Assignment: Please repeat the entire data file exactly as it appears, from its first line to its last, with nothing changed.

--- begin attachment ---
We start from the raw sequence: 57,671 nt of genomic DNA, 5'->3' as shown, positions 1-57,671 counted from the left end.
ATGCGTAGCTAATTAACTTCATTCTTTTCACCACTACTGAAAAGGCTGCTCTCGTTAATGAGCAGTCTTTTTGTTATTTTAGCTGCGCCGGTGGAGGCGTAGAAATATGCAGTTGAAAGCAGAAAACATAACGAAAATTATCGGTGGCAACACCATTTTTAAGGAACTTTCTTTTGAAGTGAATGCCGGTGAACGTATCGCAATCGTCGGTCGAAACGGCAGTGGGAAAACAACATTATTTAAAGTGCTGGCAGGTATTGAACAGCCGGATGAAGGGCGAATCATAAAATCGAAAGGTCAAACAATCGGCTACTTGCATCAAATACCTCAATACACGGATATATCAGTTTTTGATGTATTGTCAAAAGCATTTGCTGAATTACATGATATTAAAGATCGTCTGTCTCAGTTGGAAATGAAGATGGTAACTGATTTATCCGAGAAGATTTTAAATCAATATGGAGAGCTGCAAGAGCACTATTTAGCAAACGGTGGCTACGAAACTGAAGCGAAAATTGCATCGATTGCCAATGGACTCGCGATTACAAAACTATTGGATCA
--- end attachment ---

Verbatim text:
We start from the raw sequence: 57,671 nt of genomic DNA, 5'->3' as shown, positions 1-57,671 counted from the left end.
ATGCGTAGCTAATTAACTTCATTCTTTTCACCACTACTGAAAAGGCTGCTCTCGTTAATGAGCAGTCTTTTTGTTATTTTAGCTGCGCCGGTGGAGGCGTAGAAATATGCAGTTGAAAGCAGAAAACATAACGAAAATTATCGGTGGCAACACCATTTTTAAGGAACTTTCTTTTGAAGTGAATGCCGGTGAACGTATCGCAATCGTCGGTCGAAACGGCAGTGGGAAAACAACATTATTTAAAGTGCTGGCAGGTATTGAACAGCCGGATGAAGGGCGAATCATAAAATCGAAAGGTCAAACAATCGGCTACTTGCATCAAATACCTCAATACACGGATATATCAGTTTTTGATGTATTGTCAAAAGCATTTGCTGAATTACATGATATTAAAGATCGTCTGTCTCAGTTGGAAATGAAGATGGTAACTGATTTATCCGAGAAGATTTTAAATCAATATGGAGAGCTGCAAGAGCACTATTTAGCAAACGGTGGCTACGAAACTGAAGCGAAAATTGCATCGATTGCCAATGGACTCGCGATTACAAAACTATTGGATCA